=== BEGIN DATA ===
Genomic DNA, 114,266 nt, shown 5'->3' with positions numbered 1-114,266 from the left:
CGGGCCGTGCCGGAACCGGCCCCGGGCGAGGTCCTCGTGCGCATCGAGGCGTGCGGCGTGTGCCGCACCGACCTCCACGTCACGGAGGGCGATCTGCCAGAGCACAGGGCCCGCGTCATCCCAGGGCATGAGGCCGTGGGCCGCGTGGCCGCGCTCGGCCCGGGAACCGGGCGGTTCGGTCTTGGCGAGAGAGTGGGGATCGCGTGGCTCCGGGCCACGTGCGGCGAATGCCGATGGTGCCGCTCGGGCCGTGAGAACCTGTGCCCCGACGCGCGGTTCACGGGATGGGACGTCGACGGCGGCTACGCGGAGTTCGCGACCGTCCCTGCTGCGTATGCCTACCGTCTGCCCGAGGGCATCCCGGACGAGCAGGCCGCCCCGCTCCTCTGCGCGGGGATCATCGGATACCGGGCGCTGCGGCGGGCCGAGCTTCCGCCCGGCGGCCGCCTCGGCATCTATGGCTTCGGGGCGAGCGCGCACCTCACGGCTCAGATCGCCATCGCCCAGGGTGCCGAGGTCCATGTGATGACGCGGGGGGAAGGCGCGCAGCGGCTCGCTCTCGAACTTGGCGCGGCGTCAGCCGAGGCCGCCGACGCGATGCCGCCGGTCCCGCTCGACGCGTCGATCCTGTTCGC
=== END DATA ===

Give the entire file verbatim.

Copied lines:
Genomic DNA, 114,266 nt, shown 5'->3' with positions numbered 1-114,266 from the left:
CGGGCCGTGCCGGAACCGGCCCCGGGCGAGGTCCTCGTGCGCATCGAGGCGTGCGGCGTGTGCCGCACCGACCTCCACGTCACGGAGGGCGATCTGCCAGAGCACAGGGCCCGCGTCATCCCAGGGCATGAGGCCGTGGGCCGCGTGGCCGCGCTCGGCCCGGGAACCGGGCGGTTCGGTCTTGGCGAGAGAGTGGGGATCGCGTGGCTCCGGGCCACGTGCGGCGAATGCCGATGGTGCCGCTCGGGCCGTGAGAACCTGTGCCCCGACGCGCGGTTCACGGGATGGGACGTCGACGGCGGCTACGCGGAGTTCGCGACCGTCCCTGCTGCGTATGCCTACCGTCTGCCCGAGGGCATCCCGGACGAGCAGGCCGCCCCGCTCCTCTGCGCGGGGATCATCGGATACCGGGCGCTGCGGCGGGCCGAGCTTCCGCCCGGCGGCCGCCTCGGCATCTATGGCTTCGGGGCGAGCGCGCACCTCACGGCTCAGATCGCCATCGCCCAGGGTGCCGAGGTCCATGTGATGACGCGGGGGGAAGGCGCGCAGCGGCTCGCTCTCGAACTTGGCGCGGCGTCAGCCGAGGCCGCCGACGCGATGCCGCCGGTCCCGCTCGACGCGTCGATCCTGTTCGC